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We've had a container-based herb garden on our deck all summer, which has been wonderful. Unfortunately, the weather is predicted to hit freezing in the next week or so, and now I'm looking for ways to preserve as much as possible from the garden. I'll see if I have any luck moving the pots indoors and keeping them growing, but I'd like to trim the plants back and dry the herbs as I move them.

So... how do I dry herbs? Of course the goal is still cooking with them, so I'm concerned about food-safe handling. But honestly, I've never dried herbs, and have no idea how to approach this.

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also: What Herbs dry "best" –  mfg Oct 3 '11 at 17:55
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I've found that freezing herbs preserves their flavor better than drying them. Pick them, wash them, and chop them as if you were going to use them right away, but instead, put them in small freezer bags and stick them in the chill chest. You don't even need to defrost them before use. –  Marti Oct 3 '11 at 23:03
    
@Joe, others: Is the technique really any different for oregano vs. other herbs? I think the original question should simply be generalized to herbs so that we don't end up with duplicates for every individual herb ("How do I dry basil", "How do I dry thyme", "How do I dry...") –  Aaronut Oct 4 '11 at 1:23
    
@Aaronut : yes, because some like oregano you can just hang as sprigs, but the really leafy ones (eg, basil) don't work as well that way, at least not in my climate ... maybe it'd work for someone in a desert, but in my area, you risk it going moldy. I haven't tried too many other ones, so I don't know if there's other considerations. –  Joe Oct 4 '11 at 11:51
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2 Answers

a) Separate the fresh herbs into small bunches and hang them up next to each other as done for washed clothes. Make sure to hang the bunches upside down. They should get plenty of air flow but NO rain, humid and direct sunlight.

b) Bunches or separated branches can be placed over a grid for drying and again plenty of air flow but NO rain, humid and direct sunligt. Changing bunches other way round time to time speeds up drying and prevents bunches getting mould.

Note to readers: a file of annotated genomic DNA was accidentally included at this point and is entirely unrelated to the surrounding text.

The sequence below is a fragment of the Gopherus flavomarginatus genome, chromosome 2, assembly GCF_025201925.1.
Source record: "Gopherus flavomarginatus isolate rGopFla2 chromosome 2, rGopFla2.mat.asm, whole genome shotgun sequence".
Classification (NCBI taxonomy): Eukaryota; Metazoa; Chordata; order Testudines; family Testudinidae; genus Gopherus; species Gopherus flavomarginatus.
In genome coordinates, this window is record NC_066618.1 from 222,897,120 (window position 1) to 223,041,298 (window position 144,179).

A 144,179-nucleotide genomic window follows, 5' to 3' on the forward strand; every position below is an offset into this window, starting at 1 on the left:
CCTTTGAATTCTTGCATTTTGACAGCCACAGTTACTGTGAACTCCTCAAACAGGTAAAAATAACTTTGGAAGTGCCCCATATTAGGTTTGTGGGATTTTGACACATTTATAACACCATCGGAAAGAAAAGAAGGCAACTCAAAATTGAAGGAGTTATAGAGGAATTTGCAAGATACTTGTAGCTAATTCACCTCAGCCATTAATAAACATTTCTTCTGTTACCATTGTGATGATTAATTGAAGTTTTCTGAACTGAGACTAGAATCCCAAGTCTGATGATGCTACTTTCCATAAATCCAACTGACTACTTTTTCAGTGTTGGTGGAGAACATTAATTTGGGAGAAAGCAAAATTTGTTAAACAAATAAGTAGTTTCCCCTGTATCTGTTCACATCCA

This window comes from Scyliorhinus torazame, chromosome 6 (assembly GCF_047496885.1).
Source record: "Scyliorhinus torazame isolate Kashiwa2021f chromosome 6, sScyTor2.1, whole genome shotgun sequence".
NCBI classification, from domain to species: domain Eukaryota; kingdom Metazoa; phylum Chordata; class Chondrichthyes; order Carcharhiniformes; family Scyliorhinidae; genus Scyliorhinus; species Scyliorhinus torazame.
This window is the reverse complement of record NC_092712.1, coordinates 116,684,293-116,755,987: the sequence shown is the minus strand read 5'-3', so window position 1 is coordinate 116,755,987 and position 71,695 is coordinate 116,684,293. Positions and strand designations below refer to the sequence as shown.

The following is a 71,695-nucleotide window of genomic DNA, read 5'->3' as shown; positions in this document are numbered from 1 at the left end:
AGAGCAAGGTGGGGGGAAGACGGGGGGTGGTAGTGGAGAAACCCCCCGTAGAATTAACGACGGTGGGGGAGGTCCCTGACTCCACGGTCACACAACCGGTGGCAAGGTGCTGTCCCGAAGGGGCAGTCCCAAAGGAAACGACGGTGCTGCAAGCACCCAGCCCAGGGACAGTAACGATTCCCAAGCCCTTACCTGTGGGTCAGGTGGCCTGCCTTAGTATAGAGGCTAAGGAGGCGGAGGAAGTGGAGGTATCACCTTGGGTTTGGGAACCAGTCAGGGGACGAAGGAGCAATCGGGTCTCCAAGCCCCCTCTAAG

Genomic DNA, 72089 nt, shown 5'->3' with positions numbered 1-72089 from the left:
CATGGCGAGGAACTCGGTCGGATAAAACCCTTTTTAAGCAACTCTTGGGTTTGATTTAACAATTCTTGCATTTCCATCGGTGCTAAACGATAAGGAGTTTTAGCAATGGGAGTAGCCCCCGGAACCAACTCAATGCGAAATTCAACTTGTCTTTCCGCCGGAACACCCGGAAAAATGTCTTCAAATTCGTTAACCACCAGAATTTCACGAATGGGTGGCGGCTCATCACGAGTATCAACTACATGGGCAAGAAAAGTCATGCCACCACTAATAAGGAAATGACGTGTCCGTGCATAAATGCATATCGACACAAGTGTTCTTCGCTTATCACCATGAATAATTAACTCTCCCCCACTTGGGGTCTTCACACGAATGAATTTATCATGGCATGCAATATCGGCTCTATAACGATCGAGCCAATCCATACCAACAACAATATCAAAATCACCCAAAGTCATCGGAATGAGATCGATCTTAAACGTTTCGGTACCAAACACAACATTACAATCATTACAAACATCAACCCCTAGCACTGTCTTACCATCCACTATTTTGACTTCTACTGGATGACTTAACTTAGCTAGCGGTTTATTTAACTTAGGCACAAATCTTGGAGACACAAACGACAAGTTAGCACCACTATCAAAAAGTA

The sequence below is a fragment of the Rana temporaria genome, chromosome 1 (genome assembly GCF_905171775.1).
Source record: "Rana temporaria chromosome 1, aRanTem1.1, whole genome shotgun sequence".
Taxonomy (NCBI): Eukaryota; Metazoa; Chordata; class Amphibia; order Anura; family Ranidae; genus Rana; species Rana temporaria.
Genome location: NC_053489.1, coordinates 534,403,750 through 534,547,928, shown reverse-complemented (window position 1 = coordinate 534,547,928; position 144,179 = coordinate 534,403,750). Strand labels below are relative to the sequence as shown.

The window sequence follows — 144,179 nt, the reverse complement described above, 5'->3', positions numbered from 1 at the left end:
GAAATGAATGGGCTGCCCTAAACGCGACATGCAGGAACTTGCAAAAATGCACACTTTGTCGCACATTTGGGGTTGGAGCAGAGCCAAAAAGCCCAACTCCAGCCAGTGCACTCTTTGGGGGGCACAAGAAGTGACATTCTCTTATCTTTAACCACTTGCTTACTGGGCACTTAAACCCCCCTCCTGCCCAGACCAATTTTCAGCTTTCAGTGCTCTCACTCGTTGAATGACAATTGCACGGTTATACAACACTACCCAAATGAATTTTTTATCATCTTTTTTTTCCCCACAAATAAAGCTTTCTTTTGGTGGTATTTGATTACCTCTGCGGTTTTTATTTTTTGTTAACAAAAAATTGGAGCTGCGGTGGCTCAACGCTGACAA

A bunch of dry herb is also a nice decorative object that helps to create a healthy environment in the house!

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One of the most memorable times I've seen someone dry herbs was Alton Brown on Good Eats: http://www.youtube.com/watch?v=y5GkD2GQ3Tg

He creates this large contraption with A/C filters and a box fan... I've never tried it myself, but it was fun to watch.

I typcially do it with a food dehydrator like this one: http://www.bedbathandbeyond.com/product.asp?SKU=14099344

I would just get one with multiple temp settings as you don't want to cook the herbs (in the dehydrator).

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AB's contraption works but is kind of gimmicky because 1- you will have problems if the air is too humid 2- You can't clean the filters well. Filters aren't that cheap. I also use a dehydrator. My grandma just dried such things in her oven on the lowest setting. –  Sobachatina Oct 3 '11 at 20:55
    
That was always my beef w/ his approach... The filters cost as much as a dehydrator... He doesn't buy a dehydrator because it's a multitasker, but putting "herb filters" in your A/C for the next 2 years is ok. –  Rikon Oct 4 '11 at 0:46
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